Owl's Blog on .NET development

Component Owl codes Better ListView control all night so you don't have to.

Coming soon: Better ListView 2.1 Optimized for Performance

Better ListView 2 comes with many hot features, like groups and item hierarchy. Great features, unfortunately, often come at the price of decreased performance. However, we want to have Better ListView both feature-rich and fast.

Some users noticed a performance drop when working with large number of items (say 10 000+). Our top priority for version 2.1 is the overall optimization of Better ListView. Several optimizations have already been made in the recent updates (column resizing and thumbnail images), but we have to go further. You can expect Better ListView to be much snappier in the upcoming 2.1 update. The optimizations will cover these areas:

  • Faster collection operations (adding, removing, sorting) of large number of items
  • Faster expand/collapse of groups and items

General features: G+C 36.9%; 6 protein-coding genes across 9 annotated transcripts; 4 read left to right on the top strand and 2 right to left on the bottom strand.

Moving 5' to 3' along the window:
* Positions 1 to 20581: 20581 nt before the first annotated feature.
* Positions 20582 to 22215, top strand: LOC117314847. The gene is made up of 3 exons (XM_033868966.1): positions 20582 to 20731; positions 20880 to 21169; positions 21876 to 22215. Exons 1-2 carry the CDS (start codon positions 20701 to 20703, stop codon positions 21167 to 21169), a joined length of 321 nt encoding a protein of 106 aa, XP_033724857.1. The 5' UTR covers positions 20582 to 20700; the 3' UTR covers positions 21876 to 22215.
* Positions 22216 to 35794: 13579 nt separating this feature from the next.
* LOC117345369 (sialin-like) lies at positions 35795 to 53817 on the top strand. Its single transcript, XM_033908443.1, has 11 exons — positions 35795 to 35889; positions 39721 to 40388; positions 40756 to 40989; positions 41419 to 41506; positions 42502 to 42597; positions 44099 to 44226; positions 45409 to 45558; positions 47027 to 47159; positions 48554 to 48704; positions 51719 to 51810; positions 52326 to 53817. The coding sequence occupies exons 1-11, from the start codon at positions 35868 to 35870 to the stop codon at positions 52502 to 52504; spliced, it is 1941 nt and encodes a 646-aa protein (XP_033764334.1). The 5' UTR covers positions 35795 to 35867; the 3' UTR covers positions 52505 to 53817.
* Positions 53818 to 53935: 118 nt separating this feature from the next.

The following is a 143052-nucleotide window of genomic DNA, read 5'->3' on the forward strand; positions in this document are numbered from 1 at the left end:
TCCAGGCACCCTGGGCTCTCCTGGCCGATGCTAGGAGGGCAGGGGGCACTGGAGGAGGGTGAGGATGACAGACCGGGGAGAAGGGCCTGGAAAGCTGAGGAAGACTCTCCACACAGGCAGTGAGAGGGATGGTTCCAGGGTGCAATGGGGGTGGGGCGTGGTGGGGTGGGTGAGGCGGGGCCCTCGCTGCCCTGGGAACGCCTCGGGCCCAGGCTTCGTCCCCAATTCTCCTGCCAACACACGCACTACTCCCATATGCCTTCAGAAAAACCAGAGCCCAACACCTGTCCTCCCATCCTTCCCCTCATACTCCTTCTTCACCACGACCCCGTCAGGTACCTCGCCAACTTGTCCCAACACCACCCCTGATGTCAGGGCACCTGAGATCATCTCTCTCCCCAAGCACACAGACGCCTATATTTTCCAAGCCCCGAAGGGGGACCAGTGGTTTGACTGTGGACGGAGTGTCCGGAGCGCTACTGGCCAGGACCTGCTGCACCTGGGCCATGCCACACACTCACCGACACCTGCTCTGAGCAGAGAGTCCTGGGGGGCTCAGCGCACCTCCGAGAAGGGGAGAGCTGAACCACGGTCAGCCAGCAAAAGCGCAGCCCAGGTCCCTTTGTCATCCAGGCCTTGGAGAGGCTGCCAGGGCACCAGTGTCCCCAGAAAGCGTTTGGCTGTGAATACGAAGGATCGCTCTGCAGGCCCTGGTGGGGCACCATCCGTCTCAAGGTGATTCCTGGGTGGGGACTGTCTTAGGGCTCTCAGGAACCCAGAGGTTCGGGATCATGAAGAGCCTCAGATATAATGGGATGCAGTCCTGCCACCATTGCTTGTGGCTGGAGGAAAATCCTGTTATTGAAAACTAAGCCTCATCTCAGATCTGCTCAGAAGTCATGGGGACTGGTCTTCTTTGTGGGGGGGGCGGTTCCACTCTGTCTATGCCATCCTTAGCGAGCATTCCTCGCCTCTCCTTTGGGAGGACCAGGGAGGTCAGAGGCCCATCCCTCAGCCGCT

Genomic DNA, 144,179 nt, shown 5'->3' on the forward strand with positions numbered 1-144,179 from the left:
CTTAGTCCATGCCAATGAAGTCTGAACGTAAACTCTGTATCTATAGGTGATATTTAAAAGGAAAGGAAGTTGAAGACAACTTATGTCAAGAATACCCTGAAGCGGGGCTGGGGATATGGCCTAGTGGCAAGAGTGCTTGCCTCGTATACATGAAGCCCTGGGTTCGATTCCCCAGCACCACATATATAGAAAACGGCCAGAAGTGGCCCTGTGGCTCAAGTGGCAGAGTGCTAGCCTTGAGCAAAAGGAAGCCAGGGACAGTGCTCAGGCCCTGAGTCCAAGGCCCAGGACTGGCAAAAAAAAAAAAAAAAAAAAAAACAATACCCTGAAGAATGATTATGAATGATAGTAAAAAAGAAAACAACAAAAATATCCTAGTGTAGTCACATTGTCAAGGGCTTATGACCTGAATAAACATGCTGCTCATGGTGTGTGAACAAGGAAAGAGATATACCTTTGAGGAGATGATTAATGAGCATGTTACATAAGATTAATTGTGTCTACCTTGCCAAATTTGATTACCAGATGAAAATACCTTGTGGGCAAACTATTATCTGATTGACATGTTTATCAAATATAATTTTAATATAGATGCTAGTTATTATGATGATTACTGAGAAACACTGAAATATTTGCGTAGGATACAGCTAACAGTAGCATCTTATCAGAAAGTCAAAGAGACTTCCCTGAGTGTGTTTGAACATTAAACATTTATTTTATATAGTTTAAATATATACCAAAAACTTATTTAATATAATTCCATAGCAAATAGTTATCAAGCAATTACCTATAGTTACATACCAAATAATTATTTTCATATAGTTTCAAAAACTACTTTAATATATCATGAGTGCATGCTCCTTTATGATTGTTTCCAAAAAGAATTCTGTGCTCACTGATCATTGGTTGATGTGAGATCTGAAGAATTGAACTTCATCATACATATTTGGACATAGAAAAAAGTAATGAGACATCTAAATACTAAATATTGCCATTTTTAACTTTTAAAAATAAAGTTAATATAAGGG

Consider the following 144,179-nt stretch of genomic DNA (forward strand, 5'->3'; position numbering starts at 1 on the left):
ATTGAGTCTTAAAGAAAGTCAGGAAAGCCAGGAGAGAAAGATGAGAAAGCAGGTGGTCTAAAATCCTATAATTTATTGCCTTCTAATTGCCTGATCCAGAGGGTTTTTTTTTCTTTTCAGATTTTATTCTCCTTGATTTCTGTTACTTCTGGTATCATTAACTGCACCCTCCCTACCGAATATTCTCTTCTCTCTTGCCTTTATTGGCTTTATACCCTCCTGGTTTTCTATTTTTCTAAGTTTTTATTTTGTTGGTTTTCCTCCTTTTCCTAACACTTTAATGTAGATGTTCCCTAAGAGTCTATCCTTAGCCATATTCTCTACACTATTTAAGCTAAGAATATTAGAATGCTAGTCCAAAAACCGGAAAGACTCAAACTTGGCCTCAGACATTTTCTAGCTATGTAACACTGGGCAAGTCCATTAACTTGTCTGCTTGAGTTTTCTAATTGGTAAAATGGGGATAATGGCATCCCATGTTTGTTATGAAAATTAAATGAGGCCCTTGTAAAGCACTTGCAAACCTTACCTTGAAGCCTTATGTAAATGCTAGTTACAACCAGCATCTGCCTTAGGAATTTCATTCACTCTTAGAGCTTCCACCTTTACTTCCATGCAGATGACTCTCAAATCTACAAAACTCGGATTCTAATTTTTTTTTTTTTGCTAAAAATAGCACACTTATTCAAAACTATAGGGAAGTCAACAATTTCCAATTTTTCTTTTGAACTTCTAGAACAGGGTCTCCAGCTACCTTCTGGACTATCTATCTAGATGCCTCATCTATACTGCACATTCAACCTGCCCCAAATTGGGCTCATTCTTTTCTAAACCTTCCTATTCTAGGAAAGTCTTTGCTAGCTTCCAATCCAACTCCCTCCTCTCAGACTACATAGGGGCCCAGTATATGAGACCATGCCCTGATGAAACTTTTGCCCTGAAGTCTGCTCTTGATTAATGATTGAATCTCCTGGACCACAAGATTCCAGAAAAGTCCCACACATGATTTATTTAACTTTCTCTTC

• Faster column resizing with multi-line items

We will also take a look on smoother Visual Studio integration, so you can see Better ListView ready in toolbox just after installation (we have to deal with Visual Studio Packages, which is quite an esoteric topic). If Better ListView doesn’t currently appear in your Visual Studio toolbox automatically, you can just right-click the toolbox window, and use “Choose Items” to add the DLL file yourself.

Some background info for the more curious of you: Version 1.5 of Better ListView was very fast. It was so fast because every item in the list had precisely the same size. Some operations, like hit testing, was done in constant time and no extra measurement of individual items was necessary. The new major 2.0 version of Better ListView supports items with variable sizes, and irregular layout consisting of grouped items. However, we observed that even in complex settings, there are just few “types” of items – for example, there are only three possible item sizes when using multi-line items with up to three lines of text. Our optimizations will thus be focused on taking advantage of this to reduce most expensive operations back to constant time complexity.

photo by Michael Roper

photo by Michael Roper

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